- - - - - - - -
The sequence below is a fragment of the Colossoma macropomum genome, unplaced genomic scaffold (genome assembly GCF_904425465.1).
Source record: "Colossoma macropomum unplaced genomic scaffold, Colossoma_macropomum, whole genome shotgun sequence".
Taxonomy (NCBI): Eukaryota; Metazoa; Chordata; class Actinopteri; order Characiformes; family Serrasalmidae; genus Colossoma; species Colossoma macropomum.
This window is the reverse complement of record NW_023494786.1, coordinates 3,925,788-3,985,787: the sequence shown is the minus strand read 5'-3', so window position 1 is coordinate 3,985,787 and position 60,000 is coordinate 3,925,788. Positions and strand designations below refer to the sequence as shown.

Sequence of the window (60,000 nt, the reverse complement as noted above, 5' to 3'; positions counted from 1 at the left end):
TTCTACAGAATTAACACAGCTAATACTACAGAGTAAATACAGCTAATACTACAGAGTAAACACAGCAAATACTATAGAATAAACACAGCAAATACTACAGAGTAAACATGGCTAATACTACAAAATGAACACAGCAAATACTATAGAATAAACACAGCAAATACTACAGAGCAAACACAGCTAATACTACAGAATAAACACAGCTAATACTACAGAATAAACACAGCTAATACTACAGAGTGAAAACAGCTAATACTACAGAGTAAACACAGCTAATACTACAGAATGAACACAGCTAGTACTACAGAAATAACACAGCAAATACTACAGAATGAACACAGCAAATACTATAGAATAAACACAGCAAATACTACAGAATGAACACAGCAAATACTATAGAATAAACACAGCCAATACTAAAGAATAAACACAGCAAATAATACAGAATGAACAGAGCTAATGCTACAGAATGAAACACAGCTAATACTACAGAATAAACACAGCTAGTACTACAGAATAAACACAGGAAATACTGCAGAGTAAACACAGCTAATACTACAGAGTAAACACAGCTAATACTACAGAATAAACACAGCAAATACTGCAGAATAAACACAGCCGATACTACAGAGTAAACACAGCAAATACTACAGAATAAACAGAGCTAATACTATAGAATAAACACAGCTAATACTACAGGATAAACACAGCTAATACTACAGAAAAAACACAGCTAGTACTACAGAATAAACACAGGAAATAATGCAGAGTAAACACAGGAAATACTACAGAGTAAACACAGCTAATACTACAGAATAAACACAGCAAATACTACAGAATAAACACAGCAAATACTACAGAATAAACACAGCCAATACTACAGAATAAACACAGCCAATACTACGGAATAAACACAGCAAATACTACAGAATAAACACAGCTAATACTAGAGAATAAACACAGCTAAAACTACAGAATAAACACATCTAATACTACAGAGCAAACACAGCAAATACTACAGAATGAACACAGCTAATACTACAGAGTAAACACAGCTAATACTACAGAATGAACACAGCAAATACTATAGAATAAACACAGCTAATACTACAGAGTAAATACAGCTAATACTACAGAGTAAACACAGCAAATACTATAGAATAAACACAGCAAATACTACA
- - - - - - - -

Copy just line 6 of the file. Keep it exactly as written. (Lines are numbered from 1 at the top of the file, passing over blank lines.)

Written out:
TTCTACAGAATTAACACAGCTAATACTACAGAGTAAATACAGCTAATACTACAGAGTAAACACAGCAAATACTATAGAATAAACACAGCAAATACTACAGAGTAAACATGGCTAATACTACAAAATGAACACAGCAAATACTATAGAATAAACACAGCAAATACTACAGAGCAAACACAGCTAATACTACAGAATAAACACAGCTAATACTACAGAATAAACACAGCTAATACTACAGAGTGAAAACAGCTAATACTACAGAGTAAACACAGCTAATACTACAGAATGAACACAGCTAGTACTACAGAAATAACACAGCAAATACTACAGAATGAACACAGCAAATACTATAGAATAAACACAGCAAATACTACAGAATGAACACAGCAAATACTATAGAATAAACACAGCCAATACTAAAGAATAAACACAGCAAATAATACAGAATGAACAGAGCTAATGCTACAGAATGAAACACAGCTAATACTACAGAATAAACACAGCTAGTACTACAGAATAAACACAGGAAATACTGCAGAGTAAACACAGCTAATACTACAGAGTAAACACAGCTAATACTACAGAATAAACACAGCAAATACTGCAGAATAAACACAGCCGATACTACAGAGTAAACACAGCAAATACTACAGAATAAACAGAGCTAATACTATAGAATAAACACAGCTAATACTACAGGATAAACACAGCTAATACTACAGAAAAAACACAGCTAGTACTACAGAATAAACACAGGAAATAATGCAGAGTAAACACAGGAAATACTACAGAGTAAACACAGCTAATACTACAGAATAAACACAGCAAATACTACAGAATAAACACAGCAAATACTACAGAATAAACACAGCCAATACTACAGAATAAACACAGCCAATACTACGGAATAAACACAGCAAATACTACAGAATAAACACAGCTAATACTAGAGAATAAACACAGCTAAAACTACAGAATAAACACATCTAATACTACAGAGCAAACACAGCAAATACTACAGAATGAACACAGCTAATACTACAGAGTAAACACAGCTAATACTACAGAATGAACACAGCAAATACTATAGAATAAACACAGCTAATACTACAGAGTAAATACAGCTAATACTACAGAGTAAACACAGCAAATACTATAGAATAAACACAGCAAATACTACA